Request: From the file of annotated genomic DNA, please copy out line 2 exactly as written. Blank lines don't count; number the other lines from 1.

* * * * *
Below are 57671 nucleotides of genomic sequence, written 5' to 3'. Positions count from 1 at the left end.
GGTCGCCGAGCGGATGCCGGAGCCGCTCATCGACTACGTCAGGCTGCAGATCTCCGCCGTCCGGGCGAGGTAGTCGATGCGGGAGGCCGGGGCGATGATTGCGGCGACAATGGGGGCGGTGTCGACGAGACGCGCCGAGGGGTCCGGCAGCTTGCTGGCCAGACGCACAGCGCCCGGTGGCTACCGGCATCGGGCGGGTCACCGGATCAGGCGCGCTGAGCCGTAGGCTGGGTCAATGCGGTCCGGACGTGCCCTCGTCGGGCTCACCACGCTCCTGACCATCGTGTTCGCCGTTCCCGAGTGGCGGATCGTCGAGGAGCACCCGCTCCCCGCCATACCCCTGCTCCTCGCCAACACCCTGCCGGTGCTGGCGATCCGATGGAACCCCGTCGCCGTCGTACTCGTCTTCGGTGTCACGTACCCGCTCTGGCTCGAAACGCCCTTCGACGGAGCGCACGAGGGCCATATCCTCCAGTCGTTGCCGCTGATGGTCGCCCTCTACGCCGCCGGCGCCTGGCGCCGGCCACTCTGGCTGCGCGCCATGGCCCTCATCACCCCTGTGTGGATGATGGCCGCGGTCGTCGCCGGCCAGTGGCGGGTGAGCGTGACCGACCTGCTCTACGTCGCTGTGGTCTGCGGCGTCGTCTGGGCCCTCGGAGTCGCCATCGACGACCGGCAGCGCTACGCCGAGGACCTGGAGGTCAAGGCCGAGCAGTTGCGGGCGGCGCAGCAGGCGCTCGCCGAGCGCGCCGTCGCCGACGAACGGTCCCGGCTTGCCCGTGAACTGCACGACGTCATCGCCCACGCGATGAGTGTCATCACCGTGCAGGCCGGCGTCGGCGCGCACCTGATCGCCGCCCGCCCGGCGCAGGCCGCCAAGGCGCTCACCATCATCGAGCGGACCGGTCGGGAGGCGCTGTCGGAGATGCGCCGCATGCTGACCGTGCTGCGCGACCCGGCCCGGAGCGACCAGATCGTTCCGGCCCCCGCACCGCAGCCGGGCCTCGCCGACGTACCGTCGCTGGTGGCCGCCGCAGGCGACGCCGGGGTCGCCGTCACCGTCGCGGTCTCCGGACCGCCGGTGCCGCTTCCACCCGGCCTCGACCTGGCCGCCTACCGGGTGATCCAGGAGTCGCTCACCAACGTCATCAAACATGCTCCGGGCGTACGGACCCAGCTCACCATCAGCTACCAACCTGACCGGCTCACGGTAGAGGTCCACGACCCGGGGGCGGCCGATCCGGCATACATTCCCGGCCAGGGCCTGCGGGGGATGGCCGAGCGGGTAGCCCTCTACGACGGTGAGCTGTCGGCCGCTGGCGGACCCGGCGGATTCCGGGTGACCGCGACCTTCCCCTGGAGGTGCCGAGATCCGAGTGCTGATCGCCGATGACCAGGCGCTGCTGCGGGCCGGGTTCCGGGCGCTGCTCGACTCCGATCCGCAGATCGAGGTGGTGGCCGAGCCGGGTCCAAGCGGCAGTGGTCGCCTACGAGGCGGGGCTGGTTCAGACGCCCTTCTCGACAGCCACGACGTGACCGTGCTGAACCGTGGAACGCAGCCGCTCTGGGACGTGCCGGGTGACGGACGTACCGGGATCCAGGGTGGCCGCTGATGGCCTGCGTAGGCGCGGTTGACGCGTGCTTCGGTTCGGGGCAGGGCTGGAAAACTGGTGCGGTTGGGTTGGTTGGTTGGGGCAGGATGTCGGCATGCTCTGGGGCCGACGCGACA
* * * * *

GGTCGCCGAGCGGATGCCGGAGCCGCTCATCGACTACGTCAGGCTGCAGATCTCCGCCGTCCGGGCGAGGTAGTCGATGCGGGAGGCCGGGGCGATGATTGCGGCGACAATGGGGGCGGTGTCGACGAGACGCGCCGAGGGGTCCGGCAGCTTGCTGGCCAGACGCACAGCGCCCGGTGGCTACCGGCATCGGGCGGGTCACCGGATCAGGCGCGCTGAGCCGTAGGCTGGGTCAATGCGGTCCGGACGTGCCCTCGTCGGGCTCACCACGCTCCTGACCATCGTGTTCGCCGTTCCCGAGTGGCGGATCGTCGAGGAGCACCCGCTCCCCGCCATACCCCTGCTCCTCGCCAACACCCTGCCGGTGCTGGCGATCCGATGGAACCCCGTCGCCGTCGTACTCGTCTTCGGTGTCACGTACCCGCTCTGGCTCGAAACGCCCTTCGACGGAGCGCACGAGGGCCATATCCTCCAGTCGTTGCCGCTGATGGTCGCCCTCTACGCCGCCGGCGCCTGGCGCCGGCCACTCTGGCTGCGCGCCATGGCCCTCATCACCCCTGTGTGGATGATGGCCGCGGTCGTCGCCGGCCAGTGGCGGGTGAGCGTGACCGACCTGCTCTACGTCGCTGTGGTCTGCGGCGTCGTCTGGGCCCTCGGAGTCGCCATCGACGACCGGCAGCGCTACGCCGAGGACCTGGAGGTCAAGGCCGAGCAGTTGCGGGCGGCGCAGCAGGCGCTCGCCGAGCGCGCCGTCGCCGACGAACGGTCCCGGCTTGCCCGTGAACTGCACGACGTCATCGCCCACGCGATGAGTGTCATCACCGTGCAGGCCGGCGTCGGCGCGCACCTGATCGCCGCCCGCCCGGCGCAGGCCGCCAAGGCGCTCACCATCATCGAGCGGACCGGTCGGGAGGCGCTGTCGGAGATGCGCCGCATGCTGACCGTGCTGCGCGACCCGGCCCGGAGCGACCAGATCGTTCCGGCCCCCGCACCGCAGCCGGGCCTCGCCGACGTACCGTCGCTGGTGGCCGCCGCAGGCGACGCCGGGGTCGCCGTCACCGTCGCGGTCTCCGGACCGCCGGTGCCGCTTCCACCCGGCCTCGACCTGGCCGCCTACCGGGTGATCCAGGAGTCGCTCACCAACGTCATCAAACATGCTCCGGGCGTACGGACCCAGCTCACCATCAGCTACCAACCTGACCGGCTCACGGTAGAGGTCCACGACCCGGGGGCGGCCGATCCGGCATACATTCCCGGCCAGGGCCTGCGGGGGATGGCCGAGCGGGTAGCCCTCTACGACGGTGAGCTGTCGGCCGCTGGCGGACCCGGCGGATTCCGGGTGACCGCGACCTTCCCCTGGAGGTGCCGAGATCCGAGTGCTGATCGCCGATGACCAGGCGCTGCTGCGGGCCGGGTTCCGGGCGCTGCTCGACTCCGATCCGCAGATCGAGGTGGTGGCCGAGCCGGGTCCAAGCGGCAGTGGTCGCCTACGAGGCGGGGCTGGTTCAGACGCCCTTCTCGACAGCCACGACGTGACCGTGCTGAACCGTGGAACGCAGCCGCTCTGGGACGTGCCGGGTGACGGACGTACCGGGATCCAGGGTGGCCGCTGATGGCCTGCGTAGGCGCGGTTGACGCGTGCTTCGGTTCGGGGCAGGGCTGGAAAACTGGTGCGGTTGGGTTGGTTGGTTGGGGCAGGATGTCGGCATGCTCTGGGGCCGACGCGACA